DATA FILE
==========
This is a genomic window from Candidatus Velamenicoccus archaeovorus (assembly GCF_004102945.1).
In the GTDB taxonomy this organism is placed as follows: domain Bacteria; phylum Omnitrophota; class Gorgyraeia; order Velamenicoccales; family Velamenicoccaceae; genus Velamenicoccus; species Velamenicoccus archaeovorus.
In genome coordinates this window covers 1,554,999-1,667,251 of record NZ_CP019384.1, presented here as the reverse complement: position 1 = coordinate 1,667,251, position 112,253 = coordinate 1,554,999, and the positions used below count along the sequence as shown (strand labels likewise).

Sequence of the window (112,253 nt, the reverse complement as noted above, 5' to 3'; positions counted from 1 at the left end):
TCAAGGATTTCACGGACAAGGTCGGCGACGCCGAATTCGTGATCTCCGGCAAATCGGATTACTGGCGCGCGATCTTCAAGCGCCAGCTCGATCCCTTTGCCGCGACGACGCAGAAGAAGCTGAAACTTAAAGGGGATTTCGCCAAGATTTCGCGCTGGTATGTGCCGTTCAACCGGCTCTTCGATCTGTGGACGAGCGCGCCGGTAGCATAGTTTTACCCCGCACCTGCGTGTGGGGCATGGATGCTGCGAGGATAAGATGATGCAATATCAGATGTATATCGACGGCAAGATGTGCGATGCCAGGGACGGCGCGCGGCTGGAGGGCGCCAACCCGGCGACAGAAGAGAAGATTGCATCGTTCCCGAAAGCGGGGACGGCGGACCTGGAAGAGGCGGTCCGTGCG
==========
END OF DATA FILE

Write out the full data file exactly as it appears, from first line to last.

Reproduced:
This is a genomic window from Candidatus Velamenicoccus archaeovorus (assembly GCF_004102945.1).
In the GTDB taxonomy this organism is placed as follows: domain Bacteria; phylum Omnitrophota; class Gorgyraeia; order Velamenicoccales; family Velamenicoccaceae; genus Velamenicoccus; species Velamenicoccus archaeovorus.
In genome coordinates this window covers 1,554,999-1,667,251 of record NZ_CP019384.1, presented here as the reverse complement: position 1 = coordinate 1,667,251, position 112,253 = coordinate 1,554,999, and the positions used below count along the sequence as shown (strand labels likewise).

Sequence of the window (112,253 nt, the reverse complement as noted above, 5' to 3'; positions counted from 1 at the left end):
TCAAGGATTTCACGGACAAGGTCGGCGACGCCGAATTCGTGATCTCCGGCAAATCGGATTACTGGCGCGCGATCTTCAAGCGCCAGCTCGATCCCTTTGCCGCGACGACGCAGAAGAAGCTGAAACTTAAAGGGGATTTCGCCAAGATTTCGCGCTGGTATGTGCCGTTCAACCGGCTCTTCGATCTGTGGACGAGCGCGCCGGTAGCATAGTTTTACCCCGCACCTGCGTGTGGGGCATGGATGCTGCGAGGATAAGATGATGCAATATCAGATGTATATCGACGGCAAGATGTGCGATGCCAGGGACGGCGCGCGGCTGGAGGGCGCCAACCCGGCGACAGAAGAGAAGATTGCATCGTTCCCGAAAGCGGGGACGGCGGACCTGGAAGAGGCGGTCCGTGCG